The larger the hose diameter the better the air flow and dust removal, so in my opinion 2.5 inch is as small as I would ever want to go.
I found a 2.5 inch universal reducer at Home Depot that had mounting holes so it can be bolted to the top of the dust shoe (just cut off the adapters on the bottom)
Then I made a 4 inch to 2.5 inch adapter out of half inch MDF (I have the file in Vcarve if you want it)
The issue with using a “dust collector” system on a tool designed for a small hose is getting enough air velocity. Dust collectors are designed to draw a large volume of air at lower velocity, whereas a vacuum cleaner (shop vac) is designed to draw air at a high velocity. A shop vacuum will draw a fairly constant amount of air through its hose.
A dust collector doesn’t have to be drawing any air to run safely; for it to work it has to be drawing a reasonable amount of air in total. In total means from all of the sources, If you reduce a 4" hose to 2" you will not get a higher velocity of air. In fact, the total amount of air reaching the impeller will be much lower. Now, if you have another input to the DC open at the same time, the air flow through the 2" hose will most likely increase because the DC is pulling more air in total.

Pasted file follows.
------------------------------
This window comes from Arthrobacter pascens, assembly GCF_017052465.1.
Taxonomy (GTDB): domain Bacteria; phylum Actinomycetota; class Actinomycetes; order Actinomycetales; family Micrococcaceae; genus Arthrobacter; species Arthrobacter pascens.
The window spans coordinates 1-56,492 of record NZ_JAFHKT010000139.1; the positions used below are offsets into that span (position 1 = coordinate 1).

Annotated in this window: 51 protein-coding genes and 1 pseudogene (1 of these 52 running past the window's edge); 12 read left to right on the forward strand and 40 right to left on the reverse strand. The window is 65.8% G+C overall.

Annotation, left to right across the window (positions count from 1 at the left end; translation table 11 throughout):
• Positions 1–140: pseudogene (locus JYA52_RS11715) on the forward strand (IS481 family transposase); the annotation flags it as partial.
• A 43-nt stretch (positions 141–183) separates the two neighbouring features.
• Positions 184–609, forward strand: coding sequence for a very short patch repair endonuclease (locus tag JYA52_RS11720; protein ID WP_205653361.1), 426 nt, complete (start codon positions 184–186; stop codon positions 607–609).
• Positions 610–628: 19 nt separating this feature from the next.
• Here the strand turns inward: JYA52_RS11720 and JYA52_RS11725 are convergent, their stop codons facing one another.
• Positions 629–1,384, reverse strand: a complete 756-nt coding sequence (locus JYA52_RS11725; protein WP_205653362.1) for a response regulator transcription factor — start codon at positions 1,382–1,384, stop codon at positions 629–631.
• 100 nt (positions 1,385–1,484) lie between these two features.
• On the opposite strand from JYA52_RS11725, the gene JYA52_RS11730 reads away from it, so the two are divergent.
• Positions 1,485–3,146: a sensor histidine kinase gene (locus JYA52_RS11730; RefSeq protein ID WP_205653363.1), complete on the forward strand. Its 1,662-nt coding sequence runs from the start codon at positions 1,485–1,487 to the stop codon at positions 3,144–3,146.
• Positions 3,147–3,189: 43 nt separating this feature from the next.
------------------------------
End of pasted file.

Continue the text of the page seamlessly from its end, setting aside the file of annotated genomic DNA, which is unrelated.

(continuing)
I have a 3hp dust collector and can tell the difference in air drawn from a small hose when I close off all but the small hose.
You are absolutely right Bill, at first I would close my other 4 inch port thinking it would draw more air through the 2.5 inch hose. When I accidentally left it open the 4 inch port open the first time I realized it was drawing much more air through the 2.5 inch hose. So now I always leave the other port open, I actually find that it pulling the ambient air into the other port also really helps reduce the amount of dust particles in the shop.